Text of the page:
# In Practice

## Machine Learning System Design

Before you start building your machine learning system, you should:

• Be explicit about the problem.
• Start with a very specific and well-defined question: what do you want to predict, and what do you have to predict it with?
• Brainstorm some possible strategies.
• What features might be useful?
• Do you need to collect more data?
• Try and find good input data
• Randomly split data into:
• training sample
• testing sample
• if enough data, a validation sample too
• Use features of or features built from the data that may help with prediction

Then to start:

• Apply a machine learning algorithm
• Estimate the parameters for the algorithm on your training data
• Test the simple algorithm on your validation data, evaluate the results
• Plot learning curves to decide where things need work:
• Do you need more data?
• Do you need more features?
• And so on.
• Error analysis: manually examine the examples in the validation set that your algorithm made errors on. Try to identify patterns in these errors. Are there categories of examples that the model is failing on in particular? Are there any other features that might help?

If you have an idea for a feature which may help, it's best to just test it out. This process is much easier if you have a single metric for your model's performance.

## Machine learning diagnostics

In machine learning, a diagnostic is:

A test that you can run to gain insight [about] what is/isn't working with a learning algorithm, and gain guidance as to how best to improve its performance.

They take time to implement but can save you a lot of time by preventing you from going down fruitless paths.

### Learning curves

To generate a learning curve, you deliberately shrink the size of your training set and see how the training and validation errors change as you increase the training set size. This way you can see how your model improves (or doesn't, if something unexpected is happening) with more training data.

With smaller training sets, we expect the training error will be low because it will be easier to fit to less data. So as training set size grows, the average training set error is expected to grow.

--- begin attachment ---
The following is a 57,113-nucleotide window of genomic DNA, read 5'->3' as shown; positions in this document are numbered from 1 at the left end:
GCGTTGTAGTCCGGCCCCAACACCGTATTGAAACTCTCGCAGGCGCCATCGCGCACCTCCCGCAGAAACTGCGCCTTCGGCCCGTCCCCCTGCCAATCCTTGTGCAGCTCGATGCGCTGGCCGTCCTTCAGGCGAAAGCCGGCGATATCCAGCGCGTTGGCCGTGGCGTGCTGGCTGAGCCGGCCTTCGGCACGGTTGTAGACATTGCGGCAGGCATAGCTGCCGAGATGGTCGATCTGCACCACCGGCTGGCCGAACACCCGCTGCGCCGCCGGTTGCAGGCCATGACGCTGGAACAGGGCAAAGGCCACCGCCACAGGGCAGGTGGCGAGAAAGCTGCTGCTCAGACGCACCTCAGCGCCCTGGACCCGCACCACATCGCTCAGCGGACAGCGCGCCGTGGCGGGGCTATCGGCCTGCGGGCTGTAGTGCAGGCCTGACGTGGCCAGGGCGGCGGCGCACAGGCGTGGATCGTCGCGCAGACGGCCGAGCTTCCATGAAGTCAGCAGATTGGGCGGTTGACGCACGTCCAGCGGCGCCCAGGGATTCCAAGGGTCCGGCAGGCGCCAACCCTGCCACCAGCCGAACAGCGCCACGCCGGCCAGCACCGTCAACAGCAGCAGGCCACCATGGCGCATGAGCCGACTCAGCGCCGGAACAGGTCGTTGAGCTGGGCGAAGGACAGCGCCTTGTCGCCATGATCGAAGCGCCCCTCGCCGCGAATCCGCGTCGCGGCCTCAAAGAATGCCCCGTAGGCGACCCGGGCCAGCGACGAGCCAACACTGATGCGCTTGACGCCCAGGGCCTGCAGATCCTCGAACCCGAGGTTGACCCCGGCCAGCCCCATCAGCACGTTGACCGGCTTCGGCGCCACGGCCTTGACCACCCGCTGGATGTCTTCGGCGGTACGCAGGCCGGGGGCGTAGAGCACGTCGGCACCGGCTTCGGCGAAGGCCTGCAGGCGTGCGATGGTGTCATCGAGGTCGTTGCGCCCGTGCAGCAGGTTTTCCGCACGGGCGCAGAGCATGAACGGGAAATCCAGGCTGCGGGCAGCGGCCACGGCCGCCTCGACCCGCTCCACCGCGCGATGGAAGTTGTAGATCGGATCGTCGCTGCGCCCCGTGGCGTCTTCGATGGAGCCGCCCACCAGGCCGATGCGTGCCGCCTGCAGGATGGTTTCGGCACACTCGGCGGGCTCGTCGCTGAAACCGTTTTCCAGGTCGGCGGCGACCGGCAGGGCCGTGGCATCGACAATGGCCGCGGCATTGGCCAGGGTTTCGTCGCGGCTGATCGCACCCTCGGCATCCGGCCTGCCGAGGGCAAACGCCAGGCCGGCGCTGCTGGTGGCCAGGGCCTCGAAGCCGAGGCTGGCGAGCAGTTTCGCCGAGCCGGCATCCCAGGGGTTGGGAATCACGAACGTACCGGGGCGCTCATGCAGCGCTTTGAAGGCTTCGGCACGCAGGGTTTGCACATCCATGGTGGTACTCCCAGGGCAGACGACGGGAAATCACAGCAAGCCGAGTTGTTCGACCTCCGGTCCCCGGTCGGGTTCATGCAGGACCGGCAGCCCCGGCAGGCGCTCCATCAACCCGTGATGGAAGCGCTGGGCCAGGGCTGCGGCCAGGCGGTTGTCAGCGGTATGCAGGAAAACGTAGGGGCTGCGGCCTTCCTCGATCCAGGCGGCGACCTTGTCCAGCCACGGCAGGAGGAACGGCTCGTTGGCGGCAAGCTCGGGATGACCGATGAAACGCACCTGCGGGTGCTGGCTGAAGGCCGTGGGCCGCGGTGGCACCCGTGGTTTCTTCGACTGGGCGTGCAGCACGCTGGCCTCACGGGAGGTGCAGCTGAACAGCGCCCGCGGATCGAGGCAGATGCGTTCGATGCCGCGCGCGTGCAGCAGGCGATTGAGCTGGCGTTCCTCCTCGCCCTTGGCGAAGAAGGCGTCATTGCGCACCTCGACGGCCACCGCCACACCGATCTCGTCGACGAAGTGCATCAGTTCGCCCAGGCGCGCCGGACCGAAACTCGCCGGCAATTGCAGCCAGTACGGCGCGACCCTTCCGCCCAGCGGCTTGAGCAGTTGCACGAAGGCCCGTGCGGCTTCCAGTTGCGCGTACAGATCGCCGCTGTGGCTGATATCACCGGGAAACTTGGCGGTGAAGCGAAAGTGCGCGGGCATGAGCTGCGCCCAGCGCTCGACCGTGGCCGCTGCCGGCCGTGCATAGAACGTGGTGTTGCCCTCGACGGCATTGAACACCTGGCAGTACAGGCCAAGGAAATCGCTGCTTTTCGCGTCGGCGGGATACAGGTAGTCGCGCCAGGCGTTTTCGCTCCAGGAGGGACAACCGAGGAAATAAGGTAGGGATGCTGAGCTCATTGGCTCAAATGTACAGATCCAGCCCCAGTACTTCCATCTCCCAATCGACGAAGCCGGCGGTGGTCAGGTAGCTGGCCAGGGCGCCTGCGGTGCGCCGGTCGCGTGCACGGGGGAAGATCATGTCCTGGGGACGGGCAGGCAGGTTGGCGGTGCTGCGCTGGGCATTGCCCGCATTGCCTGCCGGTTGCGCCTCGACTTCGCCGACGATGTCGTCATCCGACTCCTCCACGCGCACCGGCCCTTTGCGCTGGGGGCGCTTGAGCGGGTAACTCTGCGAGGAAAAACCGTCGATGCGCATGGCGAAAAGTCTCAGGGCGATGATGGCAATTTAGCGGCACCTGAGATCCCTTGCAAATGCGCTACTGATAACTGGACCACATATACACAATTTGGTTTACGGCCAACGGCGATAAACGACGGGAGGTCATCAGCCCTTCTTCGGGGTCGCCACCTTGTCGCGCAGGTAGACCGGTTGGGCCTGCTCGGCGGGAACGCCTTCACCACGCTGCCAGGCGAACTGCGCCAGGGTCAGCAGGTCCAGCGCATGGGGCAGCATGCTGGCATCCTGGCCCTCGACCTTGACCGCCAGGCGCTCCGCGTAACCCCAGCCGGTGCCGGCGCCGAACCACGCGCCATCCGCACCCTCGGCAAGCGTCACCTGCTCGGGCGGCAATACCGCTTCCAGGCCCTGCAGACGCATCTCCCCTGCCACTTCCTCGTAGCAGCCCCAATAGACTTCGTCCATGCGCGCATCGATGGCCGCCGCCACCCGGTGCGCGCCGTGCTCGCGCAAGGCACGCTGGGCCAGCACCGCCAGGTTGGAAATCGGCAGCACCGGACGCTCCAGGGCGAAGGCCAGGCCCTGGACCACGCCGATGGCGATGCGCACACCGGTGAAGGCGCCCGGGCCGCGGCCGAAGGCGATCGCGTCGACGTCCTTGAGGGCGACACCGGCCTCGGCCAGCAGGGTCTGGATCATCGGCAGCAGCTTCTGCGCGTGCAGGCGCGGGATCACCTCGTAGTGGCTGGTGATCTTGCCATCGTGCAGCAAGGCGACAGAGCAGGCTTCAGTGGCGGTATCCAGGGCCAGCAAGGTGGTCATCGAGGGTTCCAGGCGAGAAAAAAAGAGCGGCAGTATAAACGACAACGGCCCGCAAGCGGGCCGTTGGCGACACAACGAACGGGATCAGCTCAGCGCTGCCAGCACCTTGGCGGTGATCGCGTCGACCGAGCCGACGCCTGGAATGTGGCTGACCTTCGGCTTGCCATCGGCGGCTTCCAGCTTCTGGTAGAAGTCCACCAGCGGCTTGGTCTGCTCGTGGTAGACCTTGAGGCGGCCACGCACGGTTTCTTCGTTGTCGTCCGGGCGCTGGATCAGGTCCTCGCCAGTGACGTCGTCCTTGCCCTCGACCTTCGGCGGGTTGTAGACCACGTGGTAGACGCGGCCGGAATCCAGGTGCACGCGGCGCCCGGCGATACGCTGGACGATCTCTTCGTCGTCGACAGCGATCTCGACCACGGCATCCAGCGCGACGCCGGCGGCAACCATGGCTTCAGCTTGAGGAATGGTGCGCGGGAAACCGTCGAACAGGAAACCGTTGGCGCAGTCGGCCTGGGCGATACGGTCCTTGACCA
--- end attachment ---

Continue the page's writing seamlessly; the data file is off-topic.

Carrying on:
Conversely, we expect the average validation error to decrease as the training set size increases.

If it seems like the training and validation error curves are flattening out at a high error as training set size increases, then you have a high bias problem. The curves flattening out indicates that getting more training data will not (by itself) help much.

On the other hand, high variance problems are indicated by a large gap between the training and validation error curves as training set size increases. You would also see a low training error. In this case, the curves are converging and more training data would help.

## Large Scale Machine Learning

### Map Reduce

You can distribute the workload across computers to reduce training time.

For example, say you're running batch gradient descent with $b=400$.

$$\theta_j := \theta_j - \alpha \frac{1}{400} \sum^400_{i=1} (h_{\theta}(x^{(i)}) - y^{(i)})x^{(i)}_j$$

You can divide up (map) your batch so that different machines calculate the error of a subset (e.g. with 4 machines, each machine takes 100 examples) and then those results are combined (reduced/summed) back on a single machine. So the summation term becomes distributed.

Map Reduce can be applied wherever your learning algorithm can be expressed as a summation over your training set.

Map Reduce also works across multiple cores on a single computer.

## Online (live/streaming) machine learning

### Distribution Drift

Say you train a model on some historical data and then deploy your model in a production setting where it is working with live data.

It is possible that the distribution of the live data starts to drift from the distribution your model learned. This change may be due to factors in the real world that influence the data.

Ideally you will be able to detect this drift as it happens, so you know whether or not your model needs adjusting. A simple way to do it is to continually evaluate the model by computing some validation metric on the live data. If the distribution is stable, then this validation metric should remain stable; if the distribution drifts, the model starts to become a poor fit for the new incoming data, and the validation metric will worsen.